We owe it to the wounded
‘There is a wave of sadness coming our way, and the system…needs to be ready for it.’
Major-General John Cantwell
Last weekend, Australia commemorated the end of Operation Slipper and welcomed home the 34,500 personnel who served in Afghanistan and the Middle East.
Services all around the nation highlighted the dedication, courage and sacrifice of those who served; and honoured and remembered those who made the ultimate sacrifice. Lest we forget.
It was a time for reflection and thanks. And a time to pledge our support to the wounded and all those who have come back to Australia forever changed by what they have experienced.
This week in Parliament I spoke on the issue of mental health in the Australian Defence Force, following a statement by Assistant Defence Minister Stuart Robert.
It is impossible to exaggerate what we owe to our service personnel and their families, and the civilians who served in Afghanistan.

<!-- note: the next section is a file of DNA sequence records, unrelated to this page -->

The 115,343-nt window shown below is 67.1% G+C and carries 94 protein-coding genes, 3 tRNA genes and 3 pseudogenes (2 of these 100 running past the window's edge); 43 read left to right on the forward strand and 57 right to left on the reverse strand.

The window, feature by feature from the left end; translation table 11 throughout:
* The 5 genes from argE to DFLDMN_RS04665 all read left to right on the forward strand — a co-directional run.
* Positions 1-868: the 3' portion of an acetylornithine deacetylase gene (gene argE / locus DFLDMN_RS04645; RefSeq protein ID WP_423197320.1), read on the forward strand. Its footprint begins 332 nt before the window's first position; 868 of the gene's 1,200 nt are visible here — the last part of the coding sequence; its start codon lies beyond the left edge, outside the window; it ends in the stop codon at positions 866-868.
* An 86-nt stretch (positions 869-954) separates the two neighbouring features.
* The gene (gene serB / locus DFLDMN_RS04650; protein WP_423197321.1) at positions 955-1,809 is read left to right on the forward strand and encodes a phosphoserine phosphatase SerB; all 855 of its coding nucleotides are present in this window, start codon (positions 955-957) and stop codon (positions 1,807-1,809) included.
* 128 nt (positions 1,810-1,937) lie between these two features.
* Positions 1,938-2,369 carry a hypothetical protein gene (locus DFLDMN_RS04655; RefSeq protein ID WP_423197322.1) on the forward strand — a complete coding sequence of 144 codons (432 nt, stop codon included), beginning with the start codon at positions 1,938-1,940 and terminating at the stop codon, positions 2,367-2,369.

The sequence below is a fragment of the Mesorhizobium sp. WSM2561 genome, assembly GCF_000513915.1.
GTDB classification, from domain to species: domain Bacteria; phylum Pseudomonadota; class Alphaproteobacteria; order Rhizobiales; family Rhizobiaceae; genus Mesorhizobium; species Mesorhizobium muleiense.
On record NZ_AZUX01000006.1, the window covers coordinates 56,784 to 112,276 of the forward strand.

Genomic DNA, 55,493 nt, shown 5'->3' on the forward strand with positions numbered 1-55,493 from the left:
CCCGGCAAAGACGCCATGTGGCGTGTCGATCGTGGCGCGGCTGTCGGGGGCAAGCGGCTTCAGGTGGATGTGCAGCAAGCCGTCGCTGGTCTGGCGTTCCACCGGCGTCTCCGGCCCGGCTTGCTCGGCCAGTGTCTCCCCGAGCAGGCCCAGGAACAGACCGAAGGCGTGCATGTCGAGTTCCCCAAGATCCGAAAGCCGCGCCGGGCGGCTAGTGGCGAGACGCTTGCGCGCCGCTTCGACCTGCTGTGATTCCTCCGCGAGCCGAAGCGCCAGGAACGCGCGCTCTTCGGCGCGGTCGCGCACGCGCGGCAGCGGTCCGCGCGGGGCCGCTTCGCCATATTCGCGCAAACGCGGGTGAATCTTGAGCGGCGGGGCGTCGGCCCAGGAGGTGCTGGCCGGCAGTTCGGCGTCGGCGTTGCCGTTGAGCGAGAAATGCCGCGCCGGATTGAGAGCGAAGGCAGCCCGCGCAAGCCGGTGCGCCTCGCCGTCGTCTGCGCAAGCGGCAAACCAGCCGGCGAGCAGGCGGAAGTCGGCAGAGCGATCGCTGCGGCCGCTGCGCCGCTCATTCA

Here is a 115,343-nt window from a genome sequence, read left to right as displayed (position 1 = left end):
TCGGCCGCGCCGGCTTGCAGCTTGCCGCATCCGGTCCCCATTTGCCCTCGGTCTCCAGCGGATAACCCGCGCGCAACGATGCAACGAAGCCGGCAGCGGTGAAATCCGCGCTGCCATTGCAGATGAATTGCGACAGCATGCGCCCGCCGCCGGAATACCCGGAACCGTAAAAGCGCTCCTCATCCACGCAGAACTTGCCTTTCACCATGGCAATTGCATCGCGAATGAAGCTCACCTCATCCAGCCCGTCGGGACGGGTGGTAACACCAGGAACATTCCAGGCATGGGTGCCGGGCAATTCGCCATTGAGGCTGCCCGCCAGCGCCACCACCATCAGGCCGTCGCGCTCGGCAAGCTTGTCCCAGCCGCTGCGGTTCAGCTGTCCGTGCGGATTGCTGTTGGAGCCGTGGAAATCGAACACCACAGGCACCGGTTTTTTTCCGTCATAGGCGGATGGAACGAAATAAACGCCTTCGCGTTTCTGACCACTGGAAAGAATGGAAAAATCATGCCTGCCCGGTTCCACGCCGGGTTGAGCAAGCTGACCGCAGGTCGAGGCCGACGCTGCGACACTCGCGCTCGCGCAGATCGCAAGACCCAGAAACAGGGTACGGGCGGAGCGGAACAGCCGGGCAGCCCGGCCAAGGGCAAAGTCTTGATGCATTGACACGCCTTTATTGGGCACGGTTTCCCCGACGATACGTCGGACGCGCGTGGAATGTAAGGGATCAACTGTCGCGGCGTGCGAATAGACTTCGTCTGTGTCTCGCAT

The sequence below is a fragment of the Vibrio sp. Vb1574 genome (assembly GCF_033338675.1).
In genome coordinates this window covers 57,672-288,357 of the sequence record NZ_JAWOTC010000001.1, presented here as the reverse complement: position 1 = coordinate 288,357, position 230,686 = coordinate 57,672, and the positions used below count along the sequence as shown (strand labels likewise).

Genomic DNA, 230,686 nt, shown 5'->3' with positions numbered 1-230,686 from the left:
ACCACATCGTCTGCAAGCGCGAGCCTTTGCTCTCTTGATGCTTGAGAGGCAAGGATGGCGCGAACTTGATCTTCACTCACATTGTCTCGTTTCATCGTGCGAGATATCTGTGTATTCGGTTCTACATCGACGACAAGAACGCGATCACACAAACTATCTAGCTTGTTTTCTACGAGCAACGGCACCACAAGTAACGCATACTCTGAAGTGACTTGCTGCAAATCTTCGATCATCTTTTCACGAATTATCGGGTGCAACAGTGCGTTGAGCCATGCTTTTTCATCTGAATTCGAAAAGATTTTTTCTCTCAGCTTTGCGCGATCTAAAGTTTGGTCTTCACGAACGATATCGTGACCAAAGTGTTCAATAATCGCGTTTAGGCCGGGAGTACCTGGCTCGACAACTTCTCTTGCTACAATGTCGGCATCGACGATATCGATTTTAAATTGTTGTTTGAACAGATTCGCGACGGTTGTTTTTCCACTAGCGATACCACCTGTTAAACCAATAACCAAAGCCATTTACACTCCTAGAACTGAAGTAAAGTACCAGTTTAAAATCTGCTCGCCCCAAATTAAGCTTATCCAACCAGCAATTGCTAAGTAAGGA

That’s why we must provide the best mental health management to reduce the risk of anxiety, depression, Post-Traumatic Stress Disorder and, ultimately, suicide.
Since January 2000, 106 full-time serving Defence members are suspected or confirmed to have died by suicide.
While there are no accurate statistics about how many former members have committed suicide, recent reports claim that almost 200 Afghanistan war veterans have taken their own lives, and another 2,600 have been confirmed as suffering from PTSD.
More needs to be done to address this lack of information.
Over the past six years, the Department of Defence and Department of Veterans' Affairs have put an enormous amount of effort into improving the understanding of, and screening for, mental health conditions, -particularly PTSD- as well as preventing and treating such conditions.
But there is much more work to be done.
We must ensure that DVA and Defence are adequately funded to provide the rollout of their many excellent programs. And we must ensure that the systems they have are talking to each other and are working together seamlessly.
We must also acknowledge and support the great work of community organisations like the RSLs, Soldier On, Young Diggers, the Vietnam Veterans Federation of Australia, the Vietnam Veterans Association and Mates4Mates, as well as the Defence Community Organisation and the Defence Families Association.
And we must constantly work to reduce stigma and normalise mental illness.
It is our national mission to ensure that those who have served our nation in a military and a civilian capacity have access to the best possible care.
Because as the problem grows, so must our response.